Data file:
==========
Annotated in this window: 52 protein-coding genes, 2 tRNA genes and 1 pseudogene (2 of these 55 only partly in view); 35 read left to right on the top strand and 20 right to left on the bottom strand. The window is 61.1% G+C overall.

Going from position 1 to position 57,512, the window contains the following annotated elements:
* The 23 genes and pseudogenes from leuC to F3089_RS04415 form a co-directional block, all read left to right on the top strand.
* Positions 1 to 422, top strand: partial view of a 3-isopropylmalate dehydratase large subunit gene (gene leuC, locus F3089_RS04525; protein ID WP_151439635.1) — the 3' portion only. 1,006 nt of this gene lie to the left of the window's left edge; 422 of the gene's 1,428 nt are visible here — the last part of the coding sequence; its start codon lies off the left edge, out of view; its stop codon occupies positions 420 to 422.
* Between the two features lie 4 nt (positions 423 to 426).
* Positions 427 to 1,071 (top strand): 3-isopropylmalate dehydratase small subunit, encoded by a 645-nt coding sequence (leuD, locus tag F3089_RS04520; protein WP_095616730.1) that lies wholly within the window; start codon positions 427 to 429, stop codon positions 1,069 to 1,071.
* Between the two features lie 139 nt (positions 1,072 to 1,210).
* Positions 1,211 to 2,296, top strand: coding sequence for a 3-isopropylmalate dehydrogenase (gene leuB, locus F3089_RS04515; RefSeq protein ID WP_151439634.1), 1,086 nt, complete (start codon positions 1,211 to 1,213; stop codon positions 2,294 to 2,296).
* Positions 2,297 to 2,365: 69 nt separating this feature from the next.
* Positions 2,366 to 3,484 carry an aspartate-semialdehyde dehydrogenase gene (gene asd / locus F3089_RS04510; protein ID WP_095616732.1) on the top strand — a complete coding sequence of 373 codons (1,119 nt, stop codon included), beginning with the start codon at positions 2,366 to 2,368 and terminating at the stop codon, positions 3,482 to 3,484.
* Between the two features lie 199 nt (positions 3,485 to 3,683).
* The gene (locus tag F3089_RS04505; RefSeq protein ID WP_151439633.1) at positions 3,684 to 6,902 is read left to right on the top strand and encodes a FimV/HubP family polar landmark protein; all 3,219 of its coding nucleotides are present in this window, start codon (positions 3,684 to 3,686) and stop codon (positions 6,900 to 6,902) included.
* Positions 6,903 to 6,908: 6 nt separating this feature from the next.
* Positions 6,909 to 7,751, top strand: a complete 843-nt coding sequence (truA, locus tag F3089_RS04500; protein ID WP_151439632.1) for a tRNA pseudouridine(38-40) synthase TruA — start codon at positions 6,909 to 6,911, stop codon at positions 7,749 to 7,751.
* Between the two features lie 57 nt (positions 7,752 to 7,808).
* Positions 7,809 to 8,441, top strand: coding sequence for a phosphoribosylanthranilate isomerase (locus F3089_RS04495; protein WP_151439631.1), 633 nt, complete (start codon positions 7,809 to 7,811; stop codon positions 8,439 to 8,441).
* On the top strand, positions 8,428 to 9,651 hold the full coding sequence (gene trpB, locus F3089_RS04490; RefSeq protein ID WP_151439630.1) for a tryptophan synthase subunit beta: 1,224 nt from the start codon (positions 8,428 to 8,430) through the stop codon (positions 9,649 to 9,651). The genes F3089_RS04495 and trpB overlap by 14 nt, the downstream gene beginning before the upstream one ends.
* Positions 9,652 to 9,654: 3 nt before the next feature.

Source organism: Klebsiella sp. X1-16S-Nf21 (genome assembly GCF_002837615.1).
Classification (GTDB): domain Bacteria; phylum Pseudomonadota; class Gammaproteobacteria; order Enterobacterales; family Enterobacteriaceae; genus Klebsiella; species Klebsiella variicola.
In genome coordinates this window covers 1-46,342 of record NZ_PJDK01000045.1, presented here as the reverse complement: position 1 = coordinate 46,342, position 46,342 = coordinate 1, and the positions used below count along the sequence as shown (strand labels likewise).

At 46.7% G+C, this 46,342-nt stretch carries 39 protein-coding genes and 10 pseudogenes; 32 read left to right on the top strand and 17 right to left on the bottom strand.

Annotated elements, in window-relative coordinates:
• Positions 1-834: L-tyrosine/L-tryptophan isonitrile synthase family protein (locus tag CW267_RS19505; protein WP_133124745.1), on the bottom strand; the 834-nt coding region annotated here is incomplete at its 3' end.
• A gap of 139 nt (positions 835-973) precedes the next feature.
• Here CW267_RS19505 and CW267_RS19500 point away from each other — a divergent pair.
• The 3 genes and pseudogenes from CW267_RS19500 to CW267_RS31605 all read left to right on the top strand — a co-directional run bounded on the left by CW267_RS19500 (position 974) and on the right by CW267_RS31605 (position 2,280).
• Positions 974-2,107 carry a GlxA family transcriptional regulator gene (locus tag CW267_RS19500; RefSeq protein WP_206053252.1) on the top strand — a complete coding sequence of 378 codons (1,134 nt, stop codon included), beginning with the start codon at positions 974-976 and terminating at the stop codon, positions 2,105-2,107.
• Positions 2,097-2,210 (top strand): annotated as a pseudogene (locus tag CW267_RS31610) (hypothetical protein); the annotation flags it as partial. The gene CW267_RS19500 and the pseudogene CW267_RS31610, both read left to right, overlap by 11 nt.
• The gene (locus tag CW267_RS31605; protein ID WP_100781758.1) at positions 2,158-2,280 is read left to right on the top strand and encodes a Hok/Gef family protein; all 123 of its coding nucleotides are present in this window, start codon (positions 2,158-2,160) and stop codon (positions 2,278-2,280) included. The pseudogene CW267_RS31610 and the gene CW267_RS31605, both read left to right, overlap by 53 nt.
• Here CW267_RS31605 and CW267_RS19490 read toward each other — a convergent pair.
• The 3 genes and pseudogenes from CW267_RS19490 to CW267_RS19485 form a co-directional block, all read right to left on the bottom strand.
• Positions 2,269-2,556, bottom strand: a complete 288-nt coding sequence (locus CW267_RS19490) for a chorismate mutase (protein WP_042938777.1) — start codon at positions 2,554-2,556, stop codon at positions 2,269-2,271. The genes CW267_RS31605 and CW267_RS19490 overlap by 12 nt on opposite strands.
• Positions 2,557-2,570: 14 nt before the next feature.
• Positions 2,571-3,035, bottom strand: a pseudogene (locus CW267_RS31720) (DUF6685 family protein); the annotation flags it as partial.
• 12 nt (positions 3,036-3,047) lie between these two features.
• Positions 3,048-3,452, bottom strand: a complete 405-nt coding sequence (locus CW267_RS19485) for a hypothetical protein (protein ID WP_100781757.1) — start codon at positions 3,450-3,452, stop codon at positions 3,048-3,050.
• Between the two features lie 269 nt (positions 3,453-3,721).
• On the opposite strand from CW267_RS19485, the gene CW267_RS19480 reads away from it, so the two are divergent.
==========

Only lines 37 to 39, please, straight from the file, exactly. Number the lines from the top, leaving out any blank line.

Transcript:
• Positions 3,048-3,452, bottom strand: a complete 405-nt coding sequence (locus CW267_RS19485) for a hypothetical protein (protein ID WP_100781757.1) — start codon at positions 3,450-3,452, stop codon at positions 3,048-3,050.
• Between the two features lie 269 nt (positions 3,453-3,721).
• On the opposite strand from CW267_RS19485, the gene CW267_RS19480 reads away from it, so the two are divergent.